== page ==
Rabin Paudel ’10 – I have been doing research at the Oak Ridge National Laboratory (ORNL) in Oak Ridge, Tennessee since August. It is an off-campus study program designed as a science semester which gives the opportunity for undergraduate students to participate in on-going research at ORNL.

ORNL is the US Department of Energy’s largest lab. The main areas of research work that go on here include neutron science, nuclear fusion, “green” chemistry, genetics, alternative energy and national security. About 3000 scientists work here every year as guest scientists or permanent employees.

I first learned about Oak Ridge when I read “Surely, You’re Joking, Mr. Feynman!” by Richard Feynman. Feynman describes his frequent visits to Oak Ridge while he was working on the Manhattan Project at Los Alamos. The city of Oak Ridge has a rich history associated with it. The lab played an important role in ending World War II. It is one of the three labs built to make nuclear weapons for the Manhattan Project (the other two are in Los Alamos, New Mexico and Hanford, Washington). That’s where Oak Ridge got its nicknames The Secret City and The Atomic City. I heard that Oak Ridge was not included on the official map until the 1960s.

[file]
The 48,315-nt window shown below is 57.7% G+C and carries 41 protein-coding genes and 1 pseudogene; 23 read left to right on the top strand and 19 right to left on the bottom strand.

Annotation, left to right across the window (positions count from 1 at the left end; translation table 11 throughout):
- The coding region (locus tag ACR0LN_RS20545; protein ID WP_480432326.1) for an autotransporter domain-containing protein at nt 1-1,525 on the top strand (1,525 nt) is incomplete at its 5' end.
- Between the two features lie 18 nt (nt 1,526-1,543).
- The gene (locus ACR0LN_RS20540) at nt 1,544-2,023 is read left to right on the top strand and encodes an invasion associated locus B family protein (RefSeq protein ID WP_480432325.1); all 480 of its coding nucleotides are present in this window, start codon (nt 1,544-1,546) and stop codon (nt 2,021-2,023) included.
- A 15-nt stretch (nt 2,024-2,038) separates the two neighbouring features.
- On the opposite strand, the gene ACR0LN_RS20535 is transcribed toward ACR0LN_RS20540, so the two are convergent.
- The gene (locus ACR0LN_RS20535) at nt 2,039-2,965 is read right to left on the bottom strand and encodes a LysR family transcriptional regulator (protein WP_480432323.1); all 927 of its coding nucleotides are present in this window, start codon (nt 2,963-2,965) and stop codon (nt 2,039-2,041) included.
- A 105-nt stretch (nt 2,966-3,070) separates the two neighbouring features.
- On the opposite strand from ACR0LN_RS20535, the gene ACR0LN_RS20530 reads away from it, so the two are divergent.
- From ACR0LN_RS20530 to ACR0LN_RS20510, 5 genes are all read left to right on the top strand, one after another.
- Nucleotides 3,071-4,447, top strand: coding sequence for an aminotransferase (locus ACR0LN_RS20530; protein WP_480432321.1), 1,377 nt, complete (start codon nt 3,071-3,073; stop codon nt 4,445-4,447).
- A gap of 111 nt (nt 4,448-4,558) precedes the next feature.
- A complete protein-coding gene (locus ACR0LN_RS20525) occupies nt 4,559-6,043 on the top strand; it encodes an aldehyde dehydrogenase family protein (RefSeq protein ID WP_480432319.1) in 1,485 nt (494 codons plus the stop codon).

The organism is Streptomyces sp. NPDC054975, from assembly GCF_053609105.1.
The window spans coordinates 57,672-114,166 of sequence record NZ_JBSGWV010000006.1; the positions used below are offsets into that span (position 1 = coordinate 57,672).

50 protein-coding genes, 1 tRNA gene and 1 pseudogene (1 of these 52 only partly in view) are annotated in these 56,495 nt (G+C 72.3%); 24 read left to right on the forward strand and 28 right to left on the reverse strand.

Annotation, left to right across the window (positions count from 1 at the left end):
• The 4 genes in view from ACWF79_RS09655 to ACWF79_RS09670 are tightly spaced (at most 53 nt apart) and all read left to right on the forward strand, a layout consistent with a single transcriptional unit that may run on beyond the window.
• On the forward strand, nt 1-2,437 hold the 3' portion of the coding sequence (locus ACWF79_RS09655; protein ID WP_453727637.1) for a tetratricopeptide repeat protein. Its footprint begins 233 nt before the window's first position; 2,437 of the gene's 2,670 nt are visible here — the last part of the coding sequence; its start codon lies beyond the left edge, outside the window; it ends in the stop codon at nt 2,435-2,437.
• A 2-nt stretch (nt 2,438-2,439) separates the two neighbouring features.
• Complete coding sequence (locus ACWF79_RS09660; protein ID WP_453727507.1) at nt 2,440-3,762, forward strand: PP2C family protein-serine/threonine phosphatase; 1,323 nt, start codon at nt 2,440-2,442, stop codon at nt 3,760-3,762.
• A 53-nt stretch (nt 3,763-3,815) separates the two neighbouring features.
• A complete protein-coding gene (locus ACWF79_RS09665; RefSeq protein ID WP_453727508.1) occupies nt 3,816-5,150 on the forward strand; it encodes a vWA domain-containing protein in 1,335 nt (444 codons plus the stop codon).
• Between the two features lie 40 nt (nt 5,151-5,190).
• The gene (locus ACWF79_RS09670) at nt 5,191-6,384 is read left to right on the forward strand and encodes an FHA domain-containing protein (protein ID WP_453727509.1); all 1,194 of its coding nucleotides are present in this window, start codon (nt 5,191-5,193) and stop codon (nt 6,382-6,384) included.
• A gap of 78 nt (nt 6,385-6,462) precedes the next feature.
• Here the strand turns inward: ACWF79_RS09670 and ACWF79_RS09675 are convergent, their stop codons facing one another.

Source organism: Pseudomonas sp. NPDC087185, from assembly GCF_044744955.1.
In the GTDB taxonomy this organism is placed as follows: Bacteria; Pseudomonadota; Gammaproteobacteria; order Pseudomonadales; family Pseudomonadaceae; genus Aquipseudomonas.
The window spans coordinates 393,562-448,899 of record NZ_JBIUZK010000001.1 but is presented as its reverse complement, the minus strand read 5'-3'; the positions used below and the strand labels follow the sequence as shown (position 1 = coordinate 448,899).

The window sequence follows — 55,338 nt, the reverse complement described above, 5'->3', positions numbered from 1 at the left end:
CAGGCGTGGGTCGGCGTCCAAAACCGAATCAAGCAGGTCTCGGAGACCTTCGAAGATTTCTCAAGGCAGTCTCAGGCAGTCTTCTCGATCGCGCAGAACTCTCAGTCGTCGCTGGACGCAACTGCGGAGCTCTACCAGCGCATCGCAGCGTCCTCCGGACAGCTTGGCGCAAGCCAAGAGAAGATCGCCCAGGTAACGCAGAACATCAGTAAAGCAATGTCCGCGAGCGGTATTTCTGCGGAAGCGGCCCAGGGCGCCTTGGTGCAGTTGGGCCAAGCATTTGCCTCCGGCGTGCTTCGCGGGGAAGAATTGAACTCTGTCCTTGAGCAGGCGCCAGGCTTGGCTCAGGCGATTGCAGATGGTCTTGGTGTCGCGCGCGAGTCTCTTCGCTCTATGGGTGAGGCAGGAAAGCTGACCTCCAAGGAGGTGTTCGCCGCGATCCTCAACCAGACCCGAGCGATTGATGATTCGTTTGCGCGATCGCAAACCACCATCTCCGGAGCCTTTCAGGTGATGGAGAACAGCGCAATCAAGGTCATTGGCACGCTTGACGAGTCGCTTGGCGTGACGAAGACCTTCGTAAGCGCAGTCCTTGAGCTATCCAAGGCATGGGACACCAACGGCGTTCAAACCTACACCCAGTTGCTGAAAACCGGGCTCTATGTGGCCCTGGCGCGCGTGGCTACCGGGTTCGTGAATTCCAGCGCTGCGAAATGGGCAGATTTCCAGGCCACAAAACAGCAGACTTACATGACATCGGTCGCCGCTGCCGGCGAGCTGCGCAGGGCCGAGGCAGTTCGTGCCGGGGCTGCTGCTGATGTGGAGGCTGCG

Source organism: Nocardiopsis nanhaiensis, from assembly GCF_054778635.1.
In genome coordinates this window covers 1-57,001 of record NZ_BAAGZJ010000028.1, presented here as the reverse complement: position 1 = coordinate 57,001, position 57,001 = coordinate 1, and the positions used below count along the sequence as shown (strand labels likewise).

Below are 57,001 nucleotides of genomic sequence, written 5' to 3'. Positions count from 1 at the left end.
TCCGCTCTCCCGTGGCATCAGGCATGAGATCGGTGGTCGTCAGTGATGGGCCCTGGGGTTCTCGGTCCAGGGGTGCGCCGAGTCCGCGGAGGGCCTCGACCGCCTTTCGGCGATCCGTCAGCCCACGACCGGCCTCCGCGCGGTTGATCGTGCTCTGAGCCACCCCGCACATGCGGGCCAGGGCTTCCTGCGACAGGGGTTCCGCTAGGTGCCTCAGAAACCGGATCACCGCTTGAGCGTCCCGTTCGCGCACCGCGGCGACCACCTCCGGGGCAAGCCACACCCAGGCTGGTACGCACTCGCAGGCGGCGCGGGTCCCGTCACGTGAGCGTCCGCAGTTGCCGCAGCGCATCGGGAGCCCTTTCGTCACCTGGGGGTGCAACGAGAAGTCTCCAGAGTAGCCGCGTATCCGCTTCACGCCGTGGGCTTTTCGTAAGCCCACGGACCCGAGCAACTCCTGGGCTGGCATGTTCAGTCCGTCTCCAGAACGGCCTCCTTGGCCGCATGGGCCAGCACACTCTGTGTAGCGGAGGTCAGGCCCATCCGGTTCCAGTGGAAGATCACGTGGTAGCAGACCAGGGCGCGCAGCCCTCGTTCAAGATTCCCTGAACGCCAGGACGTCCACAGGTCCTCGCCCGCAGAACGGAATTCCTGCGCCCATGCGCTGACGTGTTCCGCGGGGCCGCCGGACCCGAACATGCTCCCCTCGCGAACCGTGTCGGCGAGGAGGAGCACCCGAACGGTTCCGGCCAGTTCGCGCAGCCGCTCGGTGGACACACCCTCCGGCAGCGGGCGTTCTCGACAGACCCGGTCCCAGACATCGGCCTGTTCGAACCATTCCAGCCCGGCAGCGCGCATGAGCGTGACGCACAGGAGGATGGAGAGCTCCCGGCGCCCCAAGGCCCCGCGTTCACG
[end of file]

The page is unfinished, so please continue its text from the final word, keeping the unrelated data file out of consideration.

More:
During my stay here, I am working on Nuclear Magnetic Resonance (NMR) experiments. NMR is the same technology that is used in MRI, an imaging technology used in medicine. As part of my research, I am making micro-coils and LC circuits to do NMR spectroscopy in solid-state molecules. My second project is in the field of “green” chemistry. One of the groups at ORNL is working on developing more efficient batteries. I am assigned to measure the diffusion properties of the ionic-liquids used in such batteries.

Other than the research work, as a part of the science semester, I am required to attend weekly seminars and tours which overview different research-work going on at ORNL. The seminars are very helpful in getting the latest updates in science. Last month, we visited a supercomputing center, home to the second fastest supercomputer in the world. It was amazing. And last week, I got an opportunity to visit the remote system department and learn about robotics. Their work in making robots to work on the high radiation zones sounds groundbreaking.

Other than that, I have found East Tennessee very different from the Midwest. We are having nice fall weather, warmer than that in Indiana. The leaves in the Smokey Mountains look gorgeous. East Tennessee is full of outdoor activities ranging from rafting to rock climbing. It feels great to go outside and enjoy the fall weather.

This has been a great opportunity for me to come to a national lab to get research experience. I would like to thank the physics department and the off-campus studies office at Wabash for providing me this opportunity.

I will be writing more about my off-campus study experience. Until next time, so long!